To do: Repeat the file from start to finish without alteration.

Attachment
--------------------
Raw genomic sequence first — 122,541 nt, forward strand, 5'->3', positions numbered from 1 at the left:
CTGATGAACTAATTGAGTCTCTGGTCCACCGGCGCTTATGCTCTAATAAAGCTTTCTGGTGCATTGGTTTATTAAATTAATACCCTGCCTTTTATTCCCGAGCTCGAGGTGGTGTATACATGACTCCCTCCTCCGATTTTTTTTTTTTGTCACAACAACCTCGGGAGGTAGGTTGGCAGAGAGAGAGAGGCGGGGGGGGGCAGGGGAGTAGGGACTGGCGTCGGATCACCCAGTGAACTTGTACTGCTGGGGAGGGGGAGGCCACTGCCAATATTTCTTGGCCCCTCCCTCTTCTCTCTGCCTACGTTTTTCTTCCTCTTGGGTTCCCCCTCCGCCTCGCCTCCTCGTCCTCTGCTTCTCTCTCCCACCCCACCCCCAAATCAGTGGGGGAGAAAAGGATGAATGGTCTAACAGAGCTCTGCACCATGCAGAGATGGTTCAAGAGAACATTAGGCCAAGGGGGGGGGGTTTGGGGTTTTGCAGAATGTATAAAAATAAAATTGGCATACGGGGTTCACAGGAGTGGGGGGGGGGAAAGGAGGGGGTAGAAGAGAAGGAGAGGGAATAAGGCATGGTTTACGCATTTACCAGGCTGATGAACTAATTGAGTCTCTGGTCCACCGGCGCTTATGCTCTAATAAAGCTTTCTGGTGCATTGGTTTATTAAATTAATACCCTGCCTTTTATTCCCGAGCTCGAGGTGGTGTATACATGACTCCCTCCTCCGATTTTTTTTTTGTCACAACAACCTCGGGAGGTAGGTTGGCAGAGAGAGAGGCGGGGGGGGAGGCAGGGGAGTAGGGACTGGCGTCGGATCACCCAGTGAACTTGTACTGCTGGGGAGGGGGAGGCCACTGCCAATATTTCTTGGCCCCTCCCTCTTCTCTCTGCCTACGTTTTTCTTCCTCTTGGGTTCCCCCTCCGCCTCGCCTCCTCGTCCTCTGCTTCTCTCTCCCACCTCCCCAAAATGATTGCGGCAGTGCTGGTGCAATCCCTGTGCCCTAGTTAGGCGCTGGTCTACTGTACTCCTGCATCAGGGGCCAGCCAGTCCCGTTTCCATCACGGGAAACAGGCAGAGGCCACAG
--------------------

Raw genomic sequence first — 122,541 nt, forward strand, 5'->3', positions numbered from 1 at the left:
CTGATGAACTAATTGAGTCTCTGGTCCACCGGCGCTTATGCTCTAATAAAGCTTTCTGGTGCATTGGTTTATTAAATTAATACCCTGCCTTTTATTCCCGAGCTCGAGGTGGTGTATACATGACTCCCTCCTCCGATTTTTTTTTTTTGTCACAACAACCTCGGGAGGTAGGTTGGCAGAGAGAGAGAGGCGGGGGGGGGCAGGGGAGTAGGGACTGGCGTCGGATCACCCAGTGAACTTGTACTGCTGGGGAGGGGGAGGCCACTGCCAATATTTCTTGGCCCCTCCCTCTTCTCTCTGCCTACGTTTTTCTTCCTCTTGGGTTCCCCCTCCGCCTCGCCTCCTCGTCCTCTGCTTCTCTCTCCCACCCCACCCCCAAATCAGTGGGGGAGAAAAGGATGAATGGTCTAACAGAGCTCTGCACCATGCAGAGATGGTTCAAGAGAACATTAGGCCAAGGGGGGGGGGTTTGGGGTTTTGCAGAATGTATAAAAATAAAATTGGCATACGGGGTTCACAGGAGTGGGGGGGGGGAAAGGAGGGGGTAGAAGAGAAGGAGAGGGAATAAGGCATGGTTTACGCATTTACCAGGCTGATGAACTAATTGAGTCTCTGGTCCACCGGCGCTTATGCTCTAATAAAGCTTTCTGGTGCATTGGTTTATTAAATTAATACCCTGCCTTTTATTCCCGAGCTCGAGGTGGTGTATACATGACTCCCTCCTCCGATTTTTTTTTTGTCACAACAACCTCGGGAGGTAGGTTGGCAGAGAGAGAGGCGGGGGGGGAGGCAGGGGAGTAGGGACTGGCGTCGGATCACCCAGTGAACTTGTACTGCTGGGGAGGGGGAGGCCACTGCCAATATTTCTTGGCCCCTCCCTCTTCTCTCTGCCTACGTTTTTCTTCCTCTTGGGTTCCCCCTCCGCCTCGCCTCCTCGTCCTCTGCTTCTCTCTCCCACCTCCCCAAAATGATTGCGGCAGTGCTGGTGCAATCCCTGTGCCCTAGTTAGGCGCTGGTCTACTGTACTCCTGCATCAGGGGCCAGCCAGTCCCGTTTCCATCACGGGAAACAGGCAGAGGCCACAG